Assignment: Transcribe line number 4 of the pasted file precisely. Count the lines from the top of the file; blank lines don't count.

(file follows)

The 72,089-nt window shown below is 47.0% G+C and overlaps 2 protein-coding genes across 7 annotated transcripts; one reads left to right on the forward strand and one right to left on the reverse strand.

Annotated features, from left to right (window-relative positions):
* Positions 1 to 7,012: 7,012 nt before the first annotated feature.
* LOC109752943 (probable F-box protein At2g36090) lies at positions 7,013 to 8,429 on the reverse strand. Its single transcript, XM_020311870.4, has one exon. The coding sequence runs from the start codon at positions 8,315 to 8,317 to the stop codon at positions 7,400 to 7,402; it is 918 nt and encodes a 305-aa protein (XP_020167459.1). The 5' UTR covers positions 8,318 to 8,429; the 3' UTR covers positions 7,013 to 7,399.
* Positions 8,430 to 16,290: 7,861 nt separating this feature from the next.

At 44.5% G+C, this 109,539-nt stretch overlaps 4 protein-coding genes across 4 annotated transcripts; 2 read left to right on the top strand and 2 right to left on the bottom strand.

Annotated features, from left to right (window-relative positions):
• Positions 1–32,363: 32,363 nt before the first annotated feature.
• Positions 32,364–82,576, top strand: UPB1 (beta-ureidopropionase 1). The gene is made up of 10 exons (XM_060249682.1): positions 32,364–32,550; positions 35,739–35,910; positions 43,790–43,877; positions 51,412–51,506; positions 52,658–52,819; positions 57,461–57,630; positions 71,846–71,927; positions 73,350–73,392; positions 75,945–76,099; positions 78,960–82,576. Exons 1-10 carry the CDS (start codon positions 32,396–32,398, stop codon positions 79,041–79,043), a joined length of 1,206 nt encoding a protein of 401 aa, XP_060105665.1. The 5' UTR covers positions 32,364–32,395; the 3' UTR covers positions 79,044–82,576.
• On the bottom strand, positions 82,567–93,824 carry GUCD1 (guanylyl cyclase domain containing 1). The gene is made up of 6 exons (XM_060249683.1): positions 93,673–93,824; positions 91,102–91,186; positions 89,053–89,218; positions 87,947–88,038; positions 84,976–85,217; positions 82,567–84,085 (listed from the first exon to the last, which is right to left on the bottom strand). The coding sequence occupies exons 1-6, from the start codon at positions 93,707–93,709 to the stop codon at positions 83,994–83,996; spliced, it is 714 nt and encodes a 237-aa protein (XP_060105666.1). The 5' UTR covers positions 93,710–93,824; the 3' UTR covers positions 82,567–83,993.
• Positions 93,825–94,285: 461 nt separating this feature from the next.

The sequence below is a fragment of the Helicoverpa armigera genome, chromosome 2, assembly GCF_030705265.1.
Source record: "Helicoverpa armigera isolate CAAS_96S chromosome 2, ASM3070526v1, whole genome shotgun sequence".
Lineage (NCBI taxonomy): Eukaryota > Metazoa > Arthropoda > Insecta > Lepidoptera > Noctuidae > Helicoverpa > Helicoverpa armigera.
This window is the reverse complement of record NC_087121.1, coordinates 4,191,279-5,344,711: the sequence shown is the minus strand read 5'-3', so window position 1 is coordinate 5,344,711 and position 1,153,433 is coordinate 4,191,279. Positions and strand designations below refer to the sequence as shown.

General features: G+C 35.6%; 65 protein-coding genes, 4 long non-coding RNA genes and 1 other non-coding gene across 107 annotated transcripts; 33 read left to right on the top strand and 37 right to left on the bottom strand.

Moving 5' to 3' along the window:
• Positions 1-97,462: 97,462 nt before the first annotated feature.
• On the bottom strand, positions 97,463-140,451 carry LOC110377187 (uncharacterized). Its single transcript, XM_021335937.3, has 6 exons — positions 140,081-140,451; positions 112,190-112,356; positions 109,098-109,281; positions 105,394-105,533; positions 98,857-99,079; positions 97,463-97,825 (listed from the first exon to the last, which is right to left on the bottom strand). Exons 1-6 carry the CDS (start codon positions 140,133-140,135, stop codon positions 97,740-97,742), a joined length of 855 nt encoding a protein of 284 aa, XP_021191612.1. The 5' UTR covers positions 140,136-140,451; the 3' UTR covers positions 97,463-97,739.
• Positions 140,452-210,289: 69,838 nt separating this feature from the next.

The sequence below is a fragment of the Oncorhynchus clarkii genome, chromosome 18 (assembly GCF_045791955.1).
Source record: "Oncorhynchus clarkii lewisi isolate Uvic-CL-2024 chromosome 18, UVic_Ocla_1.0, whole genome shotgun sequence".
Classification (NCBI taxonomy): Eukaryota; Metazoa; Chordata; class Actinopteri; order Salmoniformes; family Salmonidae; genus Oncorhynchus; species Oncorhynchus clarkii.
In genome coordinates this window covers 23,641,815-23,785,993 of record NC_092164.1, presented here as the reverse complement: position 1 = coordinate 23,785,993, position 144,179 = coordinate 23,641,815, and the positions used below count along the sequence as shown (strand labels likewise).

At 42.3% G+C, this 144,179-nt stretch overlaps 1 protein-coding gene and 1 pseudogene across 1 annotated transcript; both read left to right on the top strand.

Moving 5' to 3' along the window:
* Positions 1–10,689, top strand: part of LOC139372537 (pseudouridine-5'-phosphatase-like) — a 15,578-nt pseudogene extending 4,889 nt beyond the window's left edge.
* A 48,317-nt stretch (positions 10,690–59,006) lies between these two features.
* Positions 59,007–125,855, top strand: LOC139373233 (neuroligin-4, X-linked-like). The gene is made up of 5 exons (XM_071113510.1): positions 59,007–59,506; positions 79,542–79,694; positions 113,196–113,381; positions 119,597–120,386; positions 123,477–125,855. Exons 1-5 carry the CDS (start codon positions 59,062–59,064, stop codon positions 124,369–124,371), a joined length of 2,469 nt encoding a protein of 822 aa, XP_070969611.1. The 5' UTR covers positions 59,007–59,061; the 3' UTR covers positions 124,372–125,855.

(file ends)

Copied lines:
* LOC109752943 (probable F-box protein At2g36090) lies at positions 7,013 to 8,429 on the reverse strand. Its single transcript, XM_020311870.4, has one exon. The coding sequence runs from the start codon at positions 8,315 to 8,317 to the stop codon at positions 7,400 to 7,402; it is 918 nt and encodes a 305-aa protein (XP_020167459.1). The 5' UTR covers positions 8,318 to 8,429; the 3' UTR covers positions 7,013 to 7,399.